Crossings presents John McCutcheon

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Sunday, June 8, 2014
John McCutcheon

$25 in advance /$28 day of show

Doors open at 6:30pm

John McCutcheon

John McCutcheon brings his timeless traditional and well-loved original music back to Crossings.

A superb instrumentalist able to play the hammered dulcimer as easily as the banjo, the nyckelharpa as well as the guitar, McCutcheon adds in his voice and expert storytelling skills. It’s little wonder audiences flock to see him perform, whether he’s playing classic folk tunes or children’s music.

Starting in his teens, McCutcheon has written hundreds of songs and garnered more than his share of accolades. His eclectic catalog of ballads, historical songs, children’s songs, love songs, topical satire, fiddle and hammer dulcimer instruments, and even symphonic works are among the broadest in American folk music. His 36 albums have earned 6 Grammy nominations. His songwriting has been hailed by critics around the world; his song, “Christmas in the Trenches,” is considered a classic and was recently named one of the 100 Essential Folk Songs.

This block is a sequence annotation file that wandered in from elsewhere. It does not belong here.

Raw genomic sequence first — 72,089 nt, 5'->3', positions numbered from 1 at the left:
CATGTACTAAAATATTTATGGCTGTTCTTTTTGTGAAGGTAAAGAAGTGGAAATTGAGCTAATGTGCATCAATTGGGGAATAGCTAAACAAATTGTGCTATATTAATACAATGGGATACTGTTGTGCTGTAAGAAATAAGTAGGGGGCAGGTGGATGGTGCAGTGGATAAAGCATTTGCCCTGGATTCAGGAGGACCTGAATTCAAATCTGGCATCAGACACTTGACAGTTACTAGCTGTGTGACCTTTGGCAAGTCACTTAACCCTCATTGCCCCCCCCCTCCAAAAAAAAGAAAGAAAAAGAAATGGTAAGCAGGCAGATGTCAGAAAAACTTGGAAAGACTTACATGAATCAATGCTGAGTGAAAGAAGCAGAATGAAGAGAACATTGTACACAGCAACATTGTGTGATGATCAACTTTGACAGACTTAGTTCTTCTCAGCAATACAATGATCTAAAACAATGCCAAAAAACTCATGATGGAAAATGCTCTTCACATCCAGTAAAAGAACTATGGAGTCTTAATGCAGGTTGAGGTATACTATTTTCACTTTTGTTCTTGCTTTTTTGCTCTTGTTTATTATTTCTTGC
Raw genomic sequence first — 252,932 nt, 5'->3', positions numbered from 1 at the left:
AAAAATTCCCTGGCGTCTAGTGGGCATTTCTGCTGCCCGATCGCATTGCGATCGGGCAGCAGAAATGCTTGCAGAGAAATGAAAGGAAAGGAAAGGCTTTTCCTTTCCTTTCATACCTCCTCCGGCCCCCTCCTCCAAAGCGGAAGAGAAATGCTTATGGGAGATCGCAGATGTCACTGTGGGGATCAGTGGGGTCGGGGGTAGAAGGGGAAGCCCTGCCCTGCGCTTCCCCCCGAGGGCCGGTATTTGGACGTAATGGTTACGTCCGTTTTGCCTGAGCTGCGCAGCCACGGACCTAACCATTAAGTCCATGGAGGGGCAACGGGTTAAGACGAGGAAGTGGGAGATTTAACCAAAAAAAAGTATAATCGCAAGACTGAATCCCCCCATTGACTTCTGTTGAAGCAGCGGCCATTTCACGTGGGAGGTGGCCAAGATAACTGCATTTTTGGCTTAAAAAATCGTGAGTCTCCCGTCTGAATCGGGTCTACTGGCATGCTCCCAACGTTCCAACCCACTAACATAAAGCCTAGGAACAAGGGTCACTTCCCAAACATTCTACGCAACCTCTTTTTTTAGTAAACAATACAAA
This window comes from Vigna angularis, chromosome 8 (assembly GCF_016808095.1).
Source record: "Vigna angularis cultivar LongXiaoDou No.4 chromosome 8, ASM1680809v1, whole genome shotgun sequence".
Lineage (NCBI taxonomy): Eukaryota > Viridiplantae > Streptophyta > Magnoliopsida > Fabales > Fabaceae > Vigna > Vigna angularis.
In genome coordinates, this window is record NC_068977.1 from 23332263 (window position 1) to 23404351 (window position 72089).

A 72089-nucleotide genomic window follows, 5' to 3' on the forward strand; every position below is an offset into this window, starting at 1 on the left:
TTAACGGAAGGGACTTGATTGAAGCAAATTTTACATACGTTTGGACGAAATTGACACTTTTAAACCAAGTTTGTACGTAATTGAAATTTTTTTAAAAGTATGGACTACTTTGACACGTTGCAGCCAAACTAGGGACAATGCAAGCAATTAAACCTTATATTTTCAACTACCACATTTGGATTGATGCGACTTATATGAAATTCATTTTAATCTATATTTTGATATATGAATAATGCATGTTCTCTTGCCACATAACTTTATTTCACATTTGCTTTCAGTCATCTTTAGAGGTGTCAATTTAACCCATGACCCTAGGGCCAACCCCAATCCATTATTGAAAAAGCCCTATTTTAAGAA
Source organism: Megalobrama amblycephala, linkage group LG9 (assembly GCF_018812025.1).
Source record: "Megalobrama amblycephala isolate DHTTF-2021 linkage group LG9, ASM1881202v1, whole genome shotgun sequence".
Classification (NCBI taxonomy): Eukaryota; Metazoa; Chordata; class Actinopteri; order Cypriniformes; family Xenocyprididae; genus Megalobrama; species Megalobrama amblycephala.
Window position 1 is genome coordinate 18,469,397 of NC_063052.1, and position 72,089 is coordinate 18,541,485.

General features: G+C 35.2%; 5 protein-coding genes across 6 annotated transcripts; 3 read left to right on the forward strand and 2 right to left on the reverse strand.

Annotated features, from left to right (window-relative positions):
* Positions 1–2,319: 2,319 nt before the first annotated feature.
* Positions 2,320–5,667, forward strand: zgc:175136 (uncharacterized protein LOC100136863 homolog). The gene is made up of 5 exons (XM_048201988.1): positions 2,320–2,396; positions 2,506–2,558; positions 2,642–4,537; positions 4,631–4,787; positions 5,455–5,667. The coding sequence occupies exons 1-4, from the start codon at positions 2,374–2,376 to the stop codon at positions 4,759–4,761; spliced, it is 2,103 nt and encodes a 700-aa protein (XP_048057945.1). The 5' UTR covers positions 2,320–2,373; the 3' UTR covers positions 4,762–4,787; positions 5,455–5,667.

“What sets McCutcheon’s songs apart is that he’s actually writing about something!” observed well-known folk music DJ Bob Blackman. Whether it’s a musical snapshot of a day in the life of an Alaskan salmon fisherman, a child’s pondering the loss of her first tooth, remembering a moment that was omitted from our history books, lampooning the latest foibles on the national political scene, or celebrating the joy of old love McCutcheon’s songs are always about something small and, at the same time, something much bigger. “All big things start with little things,” he observed, “the way in which a song is able to open up the universal from the personal is one of the great joys of writing.”

It’s performing for an audience that energizes McCutcheon, says the man who is both a consummate musician and a clear-eyed visionary. The continent-hopping McCutcheon maintains a low-profile at home, so this concert is a rare opportunity to hear him, right here in Minnesota.

John McCutcheon